“No, mommy, no!” Johnny threw himself on the floor and started screaming. Marla Evans let out a sigh. Not again! She glanced at her watch, realizing that if he threw a full-blown tantrum, she would be late once more.
With a sense of exasperation, Marla gazed at her three-year-old. Johnny had been attending daycare for two years and always enjoyed it. However, over the past week, out of nowhere, he had been throwing tantrums and begging Marla not to take him.
Marla had consulted their pediatrician, who explained that toddlers often experience the challenging phase known as the ‘terrible threes.’ “Stop it!” Marla heard herself shouting, but then she noticed the fear in her son’s eyes. Something wasn’t right.
Marla lowered herself to the floor beside Johnny, gently pulling him into her lap. He sobbed, burying his little face against hers. Marla realized that this was more than just a tantrum – something deeper was bothering him.
“Honey,” Marla spoke softly. “I’m sorry. Mommy didn’t mean to get upset.” She rocked him back and forth, soothing him until his crying subsided, and then she asked gently, “Why don’t you like daycare anymore?”
Johnny trembled in her arms, whispering, “I don’t like it!”
“But why, sweetie?” Marla inquired. “Are the other kids being mean to you?” However, Johnny remained silent. Marla let out a sigh. “Baby, mommy needs to go to work, but listen, I promise to come and pick you up early from daycare today, okay?”
Johnny sat up on her lap, his eyes filled with anxiety. “No lunch?” He looked up at her, his expression worrisome. “No lunch, mommy?”
Lunch? Marla furrowed her brow, concern creeping in. What was going on with her son?
After assuring Johnny that she would collect him before lunchtime, Marla dropped him off at daycare. He entered the facility quietly but cast a pleading look back at Marla, leaving her heartbroken.
She went to her workplace and approached her boss, explaining that she needed the afternoon off due to a personal matter. Luckily, her understanding boss, who was also a parent, granted her request.
Determined to uncover the reason behind Johnny’s aversion to daycare, Marla decided to pay an unannounced visit. However, instead of arriving before lunchtime as she had promised Johnny, she opted to visit during the mealtime.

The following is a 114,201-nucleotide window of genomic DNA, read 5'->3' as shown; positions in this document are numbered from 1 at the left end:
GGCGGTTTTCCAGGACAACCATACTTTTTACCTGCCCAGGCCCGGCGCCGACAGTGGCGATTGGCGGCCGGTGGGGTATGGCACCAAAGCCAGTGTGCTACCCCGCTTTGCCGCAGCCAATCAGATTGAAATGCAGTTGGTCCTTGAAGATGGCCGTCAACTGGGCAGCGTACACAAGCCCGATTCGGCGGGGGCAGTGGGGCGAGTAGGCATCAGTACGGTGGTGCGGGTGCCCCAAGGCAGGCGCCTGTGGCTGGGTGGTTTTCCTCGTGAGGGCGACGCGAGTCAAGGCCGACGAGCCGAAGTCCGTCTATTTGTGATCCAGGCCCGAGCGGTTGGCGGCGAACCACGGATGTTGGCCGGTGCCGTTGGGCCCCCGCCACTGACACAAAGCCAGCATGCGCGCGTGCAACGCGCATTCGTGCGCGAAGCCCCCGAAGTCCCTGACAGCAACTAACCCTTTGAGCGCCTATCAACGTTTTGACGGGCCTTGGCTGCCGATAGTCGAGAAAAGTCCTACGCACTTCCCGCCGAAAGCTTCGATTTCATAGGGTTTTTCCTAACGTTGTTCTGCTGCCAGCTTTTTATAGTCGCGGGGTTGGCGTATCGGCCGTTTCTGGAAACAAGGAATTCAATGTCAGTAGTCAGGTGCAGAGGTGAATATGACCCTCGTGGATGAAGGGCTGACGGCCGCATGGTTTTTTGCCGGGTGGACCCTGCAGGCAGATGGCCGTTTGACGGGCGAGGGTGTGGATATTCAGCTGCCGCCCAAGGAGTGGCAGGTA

At Johnny’s daycare, parents were not allowed inside the children’s playrooms or the dining area, but each door was equipped with a large, transparent glass window. Marla hoped that by observing through the window, she could gain some insight into what might be happening.
Upon her arrival, the receptionist informed her that the children were currently having their lunch. Marla walked towards the dining room and peered inside. She saw all the kids sitting at their respective tables, engrossed in their meals.
A teacher or assistant was overseeing each table, ensuring that the children were being supervised during lunchtime. Marla quickly located Johnny and noticed an unfamiliar woman sitting beside him.
As Marla observed, the woman took hold of Johnny’s spoon, scooping up a portion of mashed potatoes and attempting to feed him. “Eat!” she exclaimed, urging him. However, Johnny vigorously shook his head, tightly closing his mouth while tears streamed down his cheeks.
“Open your mouth and eat!” the woman said angrily, her frustration evident. Johnny appeared deeply distressed. The woman insisted, “You will remain seated until you finish your plate!”
Marla noticed a small amount of minced food and vegetables left on Johnny’s plate, and she understood her son’s eating habits. Johnny wasn’t a big eater, and she never pressured him when he said he had enough.
Johnny’s mouth opened in protest, but the teacher forcefully inserted the spoon, causing him to choke and splutter. Marla had reached her limit. She swung the door open and stormed into the room.
“Get away from my son!” she exclaimed, her voice filled with anger.
The woman looked up, her mouth hanging open. “Parents are not allowed in the dining room!” she retorted.
“Well, maybe they should be,” Marla replied, reigning in her anger. “Can’t you see that Johnny has had enough? He’s a healthy boy, but he’s not a big eater. As an educator, you should understand how traumatizing it can be to force-feed a child.”
“Forcing children to clean their plates is an outdated notion. You should be aware of the statistics and the link between such practices and obesity and eating disorders in children,” Marla continued.
“And one of the main factors is making food a contentious issue! My little boy is an active child, and if he feels satisfied, you need to respect that and not coerce him into eating more.”
“Furthermore, the way you forcefully fed him is unacceptable! You should know better. These children are not puppets for you to manipulate at your will! They are young individuals with their own needs and desires. If you don’t respect their boundaries, you’re teaching them that they don’t deserve respect. I don’t think that’s the message you want to convey!”
Marla’s words echoed in the room, emphasizing her deep concern for her son’s well-being.
The teacher’s face turned bright red, and she stood up, flustered. “I never…” she cried.
“Well, it’s a shame,” Marla responded sharply. “Because if something like this happens again, rest assured I will ensure that you lose your job! I won’t tolerate my son being mistreated at daycare!”
Marla walked over to Johnny, gently wiping his mouth. “Come on, sweetie,” she said tenderly. “Mommy promised you a special treat this afternoon!”
Marla had a heartfelt conversation with Johnny, and to her relief, there were no tantrums the following morning. Over the next few weeks, she made it a point to drop by the daycare during lunchtime to keep a watchful eye on things.
The teacher never forced Johnny to eat again, and the boy gradually regained his good spirits and enthusiasm.